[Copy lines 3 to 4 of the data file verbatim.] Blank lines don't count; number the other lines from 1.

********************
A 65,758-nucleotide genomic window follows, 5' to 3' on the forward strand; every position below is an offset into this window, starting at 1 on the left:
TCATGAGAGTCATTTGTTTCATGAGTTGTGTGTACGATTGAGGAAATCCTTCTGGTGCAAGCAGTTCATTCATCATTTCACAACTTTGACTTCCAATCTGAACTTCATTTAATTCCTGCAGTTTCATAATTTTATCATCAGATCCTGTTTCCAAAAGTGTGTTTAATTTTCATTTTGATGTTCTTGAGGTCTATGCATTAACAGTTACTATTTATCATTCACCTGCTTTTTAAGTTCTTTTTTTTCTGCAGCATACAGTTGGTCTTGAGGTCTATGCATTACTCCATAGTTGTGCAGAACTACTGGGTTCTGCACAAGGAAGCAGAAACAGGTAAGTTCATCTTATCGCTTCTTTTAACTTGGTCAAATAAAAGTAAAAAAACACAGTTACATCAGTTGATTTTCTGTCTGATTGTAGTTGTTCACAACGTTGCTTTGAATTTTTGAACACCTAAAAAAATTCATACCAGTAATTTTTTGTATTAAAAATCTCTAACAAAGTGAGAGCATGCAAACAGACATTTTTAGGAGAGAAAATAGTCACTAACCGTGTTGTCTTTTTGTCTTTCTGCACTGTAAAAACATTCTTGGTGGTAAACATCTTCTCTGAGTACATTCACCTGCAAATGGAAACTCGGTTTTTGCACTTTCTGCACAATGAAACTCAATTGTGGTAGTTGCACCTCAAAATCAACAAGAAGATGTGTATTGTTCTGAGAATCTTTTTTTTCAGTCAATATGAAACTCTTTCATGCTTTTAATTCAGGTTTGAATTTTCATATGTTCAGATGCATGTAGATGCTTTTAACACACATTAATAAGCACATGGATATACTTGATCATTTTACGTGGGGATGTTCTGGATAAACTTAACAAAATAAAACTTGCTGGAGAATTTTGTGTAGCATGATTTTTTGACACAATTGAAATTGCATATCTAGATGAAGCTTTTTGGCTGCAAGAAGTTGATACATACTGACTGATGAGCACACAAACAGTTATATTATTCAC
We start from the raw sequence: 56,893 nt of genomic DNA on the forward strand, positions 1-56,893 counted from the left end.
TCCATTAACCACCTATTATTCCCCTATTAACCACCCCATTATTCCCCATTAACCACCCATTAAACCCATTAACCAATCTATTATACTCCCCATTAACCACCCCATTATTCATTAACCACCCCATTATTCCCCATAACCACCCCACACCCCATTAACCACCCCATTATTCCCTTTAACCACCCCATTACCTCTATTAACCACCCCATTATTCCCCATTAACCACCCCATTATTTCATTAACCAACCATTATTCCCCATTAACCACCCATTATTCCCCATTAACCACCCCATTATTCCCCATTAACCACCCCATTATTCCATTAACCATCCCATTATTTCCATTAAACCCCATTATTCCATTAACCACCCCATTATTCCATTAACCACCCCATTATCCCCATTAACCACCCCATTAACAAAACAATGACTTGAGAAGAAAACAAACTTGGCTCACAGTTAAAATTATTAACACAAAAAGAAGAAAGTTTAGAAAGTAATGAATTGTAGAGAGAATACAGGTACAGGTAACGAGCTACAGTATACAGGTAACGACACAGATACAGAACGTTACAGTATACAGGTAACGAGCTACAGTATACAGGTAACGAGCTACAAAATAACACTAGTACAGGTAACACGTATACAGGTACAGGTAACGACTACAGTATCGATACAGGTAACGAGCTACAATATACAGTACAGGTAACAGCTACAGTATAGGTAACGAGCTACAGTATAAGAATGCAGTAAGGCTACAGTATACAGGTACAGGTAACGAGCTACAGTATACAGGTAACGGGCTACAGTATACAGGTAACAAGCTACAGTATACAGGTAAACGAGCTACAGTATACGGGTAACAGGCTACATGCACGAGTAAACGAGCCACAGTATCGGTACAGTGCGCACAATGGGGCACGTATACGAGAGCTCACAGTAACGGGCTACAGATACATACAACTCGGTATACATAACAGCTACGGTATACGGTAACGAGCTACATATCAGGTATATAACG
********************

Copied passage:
We start from the raw sequence: 56,893 nt of genomic DNA on the forward strand, positions 1-56,893 counted from the left end.
TCCATTAACCACCTATTATTCCCCTATTAACCACCCCATTATTCCCCATTAACCACCCATTAAACCCATTAACCAATCTATTATACTCCCCATTAACCACCCCATTATTCATTAACCACCCCATTATTCCCCATAACCACCCCACACCCCATTAACCACCCCATTATTCCCTTTAACCACCCCATTACCTCTATTAACCACCCCATTATTCCCCATTAACCACCCCATTATTTCATTAACCAACCATTATTCCCCATTAACCACCCATTATTCCCCATTAACCACCCCATTATTCCCCATTAACCACCCCATTATTCCATTAACCATCCCATTATTTCCATTAAACCCCATTATTCCATTAACCACCCCATTATTCCATTAACCACCCCATTATCCCCATTAACCACCCCATTAACAAAACAATGACTTGAGAAGAAAACAAACTTGGCTCACAGTTAAAATTATTAACACAAAAAGAAGAAAGTTTAGAAAGTAATGAATTGTAGAGAGAATACAGGTACAGGTAACGAGCTACAGTATACAGGTAACGACACAGATACAGAACGTTACAGTATACAGGTAACGAGCTACAGTATACAGGTAACGAGCTACAAAATAACACTAGTACAGGTAACACGTATACAGGTACAGGTAACGACTACAGTATCGATACAGGTAACGAGCTACAATATACAGTACAGGTAACAGCTACAGTATAGGTAACGAGCTACAGTATAAGAATGCAGTAAGGCTACAGTATACAGGTACAGGTAACGAGCTACAGTATACAGGTAACGGGCTACAGTATACAGGTAACAAGCTACAGTATACAGGTAAACGAGCTACAGTATACGGGTAACAGGCTACATGCACGAGTAAACGAGCCACAGTATCGGTACAGTGCGCACAATGGGGCACGTATACGAGAGCTCACAGTAACGGGCTACAGATACATACAACTCGGTATACATAACAGCTACGGTATACGGTAACGAGCTACATATCAGGTATATAACG